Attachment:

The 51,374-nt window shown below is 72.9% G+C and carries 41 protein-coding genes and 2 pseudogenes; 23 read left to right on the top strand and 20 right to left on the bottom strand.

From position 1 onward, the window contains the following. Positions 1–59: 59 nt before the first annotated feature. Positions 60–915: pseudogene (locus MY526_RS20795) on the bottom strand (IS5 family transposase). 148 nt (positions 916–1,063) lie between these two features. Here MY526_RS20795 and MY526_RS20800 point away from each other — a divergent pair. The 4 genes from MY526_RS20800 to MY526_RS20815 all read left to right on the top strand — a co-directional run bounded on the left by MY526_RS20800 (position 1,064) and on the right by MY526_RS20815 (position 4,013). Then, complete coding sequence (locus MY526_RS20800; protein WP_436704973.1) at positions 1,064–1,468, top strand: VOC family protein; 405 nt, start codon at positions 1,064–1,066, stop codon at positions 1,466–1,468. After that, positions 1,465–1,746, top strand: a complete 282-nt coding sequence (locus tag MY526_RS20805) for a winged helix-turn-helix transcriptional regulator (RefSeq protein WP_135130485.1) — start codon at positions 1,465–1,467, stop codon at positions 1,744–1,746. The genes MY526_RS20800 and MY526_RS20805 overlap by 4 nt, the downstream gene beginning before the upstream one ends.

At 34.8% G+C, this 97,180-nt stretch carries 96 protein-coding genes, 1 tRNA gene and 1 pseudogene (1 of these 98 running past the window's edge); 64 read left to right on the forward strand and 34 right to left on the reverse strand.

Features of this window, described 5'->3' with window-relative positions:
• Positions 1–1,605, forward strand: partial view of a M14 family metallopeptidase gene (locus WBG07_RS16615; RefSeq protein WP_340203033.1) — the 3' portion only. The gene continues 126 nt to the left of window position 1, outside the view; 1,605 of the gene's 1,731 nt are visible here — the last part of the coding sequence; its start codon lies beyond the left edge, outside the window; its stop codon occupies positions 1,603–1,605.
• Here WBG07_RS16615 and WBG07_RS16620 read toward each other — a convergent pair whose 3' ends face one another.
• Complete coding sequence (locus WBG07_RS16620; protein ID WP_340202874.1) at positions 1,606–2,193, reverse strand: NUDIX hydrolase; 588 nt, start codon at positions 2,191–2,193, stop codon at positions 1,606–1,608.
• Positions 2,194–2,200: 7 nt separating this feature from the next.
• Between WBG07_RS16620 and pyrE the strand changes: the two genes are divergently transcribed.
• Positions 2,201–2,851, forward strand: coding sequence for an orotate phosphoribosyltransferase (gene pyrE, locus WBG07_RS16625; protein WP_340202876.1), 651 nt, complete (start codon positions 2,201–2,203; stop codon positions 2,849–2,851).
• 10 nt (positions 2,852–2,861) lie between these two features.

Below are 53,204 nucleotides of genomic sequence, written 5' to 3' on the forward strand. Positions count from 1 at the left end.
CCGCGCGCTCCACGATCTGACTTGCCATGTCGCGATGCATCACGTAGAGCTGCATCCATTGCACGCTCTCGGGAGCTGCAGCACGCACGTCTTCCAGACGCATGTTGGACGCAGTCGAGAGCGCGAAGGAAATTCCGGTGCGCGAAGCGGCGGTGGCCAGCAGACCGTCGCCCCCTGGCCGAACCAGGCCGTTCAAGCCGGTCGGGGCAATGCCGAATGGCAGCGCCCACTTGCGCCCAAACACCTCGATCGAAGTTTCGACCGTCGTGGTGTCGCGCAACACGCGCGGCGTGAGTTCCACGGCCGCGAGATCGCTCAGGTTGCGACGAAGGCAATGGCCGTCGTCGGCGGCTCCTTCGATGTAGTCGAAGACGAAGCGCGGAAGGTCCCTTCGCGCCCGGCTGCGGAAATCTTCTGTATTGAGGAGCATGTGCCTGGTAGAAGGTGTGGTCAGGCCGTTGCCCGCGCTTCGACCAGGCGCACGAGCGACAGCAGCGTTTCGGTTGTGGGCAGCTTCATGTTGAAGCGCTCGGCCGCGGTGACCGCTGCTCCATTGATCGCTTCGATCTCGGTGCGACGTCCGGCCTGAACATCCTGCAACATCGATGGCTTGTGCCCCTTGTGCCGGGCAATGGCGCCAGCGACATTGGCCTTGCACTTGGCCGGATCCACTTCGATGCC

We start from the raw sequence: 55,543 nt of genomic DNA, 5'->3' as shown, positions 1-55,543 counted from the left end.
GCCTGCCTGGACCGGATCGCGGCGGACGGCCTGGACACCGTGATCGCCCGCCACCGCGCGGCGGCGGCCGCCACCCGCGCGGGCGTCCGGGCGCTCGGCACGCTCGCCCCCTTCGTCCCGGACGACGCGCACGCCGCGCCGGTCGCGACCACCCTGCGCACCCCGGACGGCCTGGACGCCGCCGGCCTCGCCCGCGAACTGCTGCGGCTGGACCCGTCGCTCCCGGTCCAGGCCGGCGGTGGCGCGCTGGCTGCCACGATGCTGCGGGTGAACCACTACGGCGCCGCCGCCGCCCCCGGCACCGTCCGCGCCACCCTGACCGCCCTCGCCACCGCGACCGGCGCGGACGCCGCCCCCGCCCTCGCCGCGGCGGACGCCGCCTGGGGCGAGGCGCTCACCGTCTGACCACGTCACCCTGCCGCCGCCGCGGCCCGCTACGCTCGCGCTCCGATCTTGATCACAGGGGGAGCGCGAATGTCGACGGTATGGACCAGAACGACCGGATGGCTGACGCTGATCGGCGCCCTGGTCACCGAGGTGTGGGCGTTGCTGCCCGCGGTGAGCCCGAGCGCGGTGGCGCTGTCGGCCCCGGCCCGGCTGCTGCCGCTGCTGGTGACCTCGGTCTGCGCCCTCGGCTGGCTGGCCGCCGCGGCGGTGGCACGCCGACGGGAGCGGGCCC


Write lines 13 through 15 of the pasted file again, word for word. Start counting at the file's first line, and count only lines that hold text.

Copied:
CCGCGCGCTCCACGATCTGACTTGCCATGTCGCGATGCATCACGTAGAGCTGCATCCATTGCACGCTCTCGGGAGCTGCAGCACGCACGTCTTCCAGACGCATGTTGGACGCAGTCGAGAGCGCGAAGGAAATTCCGGTGCGCGAAGCGGCGGTGGCCAGCAGACCGTCGCCCCCTGGCCGAACCAGGCCGTTCAAGCCGGTCGGGGCAATGCCGAATGGCAGCGCCCACTTGCGCCCAAACACCTCGATCGAAGTTTCGACCGTCGTGGTGTCGCGCAACACGCGCGGCGTGAGTTCCACGGCCGCGAGATCGCTCAGGTTGCGACGAAGGCAATGGCCGTCGTCGGCGGCTCCTTCGATGTAGTCGAAGACGAAGCGCGGAAGGTCCCTTCGCGCCCGGCTGCGGAAATCTTCTGTATTGAGGAGCATGTGCCTGGTAGAAGGTGTGGTCAGGCCGTTGCCCGCGCTTCGACCAGGCGCACGAGCGACAGCAGCGTTTCGGTTGTGGGCAGCTTCATGTTGAAGCGCTCGGCCGCGGTGACCGCTGCTCCATTGATCGCTTCGATCTCGGTGCGACGTCCGGCCTGAACATCCTGCAACATCGATGGCTTGTGCCCCTTGTGCCGGGCAATGGCGCCAGCGACATTGGCCTTGCACTTGGCCGGATCCACTTCGATGCC

We start from the raw sequence: 55,543 nt of genomic DNA, 5'->3' as shown, positions 1-55,543 counted from the left end.
GCCTGCCTGGACCGGATCGCGGCGGACGGCCTGGACACCGTGATCGCCCGCCACCGCGCGGCGGCGGCCGCCACCCGCGCGGGCGTCCGGGCGCTCGGCACGCTCGCCCCCTTCGTCCCGGACGACGCGCACGCCGCGCCGGTCGCGACCACCCTGCGCACCCCGGACGGCCTGGACGCCGCCGGCCTCGCCCGCGAACTGCTGCGGCTGGACCCGTCGCTCCCGGTCCAGGCCGGCGGTGGCGCGCTGGCTGCCACGATGCTGCGGGTGAACCACTACGGCGCCGCCGCCGCCCCCGGCACCGTCCGCGCCACCCTGACCGCCCTCGCCACCGCGACCGGCGCGGACGCCGCCCCCGCCCTCGCCGCGGCGGACGCCGCCTGGGGCGAGGCGCTCACCGTCTGACCACGTCACCCTGCCGCCGCCGCGGCCCGCTACGCTCGCGCTCCGATCTTGATCACAGGGGGAGCGCGAATGTCGACGGTATGGACCAGAACGACCGGATGGCTGACGCTGATCGGCGCCCTGGTCACCGAGGTGTGGGCGTTGCTGCCCGCGGTGAGCCCGAGCGCGGTGGCGCTGTCGGCCCCGGCCCGGCTGCTGCCGCTGCTGGTGACCTCGGTCTGCGCCCTCGGCTGGCTGGCCGCCGCGGCGGTGGCACGCCGACGGGAGCGGGCCC